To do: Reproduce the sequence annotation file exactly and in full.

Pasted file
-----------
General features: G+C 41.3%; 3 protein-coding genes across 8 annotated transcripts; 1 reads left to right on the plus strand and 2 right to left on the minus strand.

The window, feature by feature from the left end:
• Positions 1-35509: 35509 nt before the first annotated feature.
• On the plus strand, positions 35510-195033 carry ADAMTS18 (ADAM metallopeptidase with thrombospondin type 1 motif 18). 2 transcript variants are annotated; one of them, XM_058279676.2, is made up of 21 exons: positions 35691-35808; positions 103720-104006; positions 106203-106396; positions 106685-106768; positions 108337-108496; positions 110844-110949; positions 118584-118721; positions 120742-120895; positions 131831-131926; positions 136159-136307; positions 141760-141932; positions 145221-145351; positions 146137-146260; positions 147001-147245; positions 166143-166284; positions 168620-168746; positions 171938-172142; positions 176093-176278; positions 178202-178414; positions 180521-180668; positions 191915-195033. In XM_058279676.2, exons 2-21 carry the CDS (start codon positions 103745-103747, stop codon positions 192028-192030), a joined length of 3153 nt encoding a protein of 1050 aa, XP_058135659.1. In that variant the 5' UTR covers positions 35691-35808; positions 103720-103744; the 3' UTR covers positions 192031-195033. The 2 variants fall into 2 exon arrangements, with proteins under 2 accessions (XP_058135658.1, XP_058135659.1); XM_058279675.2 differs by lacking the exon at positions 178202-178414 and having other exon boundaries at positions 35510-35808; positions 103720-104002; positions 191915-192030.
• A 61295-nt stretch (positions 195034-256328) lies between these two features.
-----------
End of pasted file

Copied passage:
General features: G+C 41.3%; 3 protein-coding genes across 8 annotated transcripts; 1 reads left to right on the plus strand and 2 right to left on the minus strand.

The window, feature by feature from the left end:
• Positions 1-35509: 35509 nt before the first annotated feature.
• On the plus strand, positions 35510-195033 carry ADAMTS18 (ADAM metallopeptidase with thrombospondin type 1 motif 18). 2 transcript variants are annotated; one of them, XM_058279676.2, is made up of 21 exons: positions 35691-35808; positions 103720-104006; positions 106203-106396; positions 106685-106768; positions 108337-108496; positions 110844-110949; positions 118584-118721; positions 120742-120895; positions 131831-131926; positions 136159-136307; positions 141760-141932; positions 145221-145351; positions 146137-146260; positions 147001-147245; positions 166143-166284; positions 168620-168746; positions 171938-172142; positions 176093-176278; positions 178202-178414; positions 180521-180668; positions 191915-195033. In XM_058279676.2, exons 2-21 carry the CDS (start codon positions 103745-103747, stop codon positions 192028-192030), a joined length of 3153 nt encoding a protein of 1050 aa, XP_058135659.1. In that variant the 5' UTR covers positions 35691-35808; positions 103720-103744; the 3' UTR covers positions 192031-195033. The 2 variants fall into 2 exon arrangements, with proteins under 2 accessions (XP_058135658.1, XP_058135659.1); XM_058279675.2 differs by lacking the exon at positions 178202-178414 and having other exon boundaries at positions 35510-35808; positions 103720-104002; positions 191915-192030.
• A 61295-nt stretch (positions 195034-256328) lies between these two features.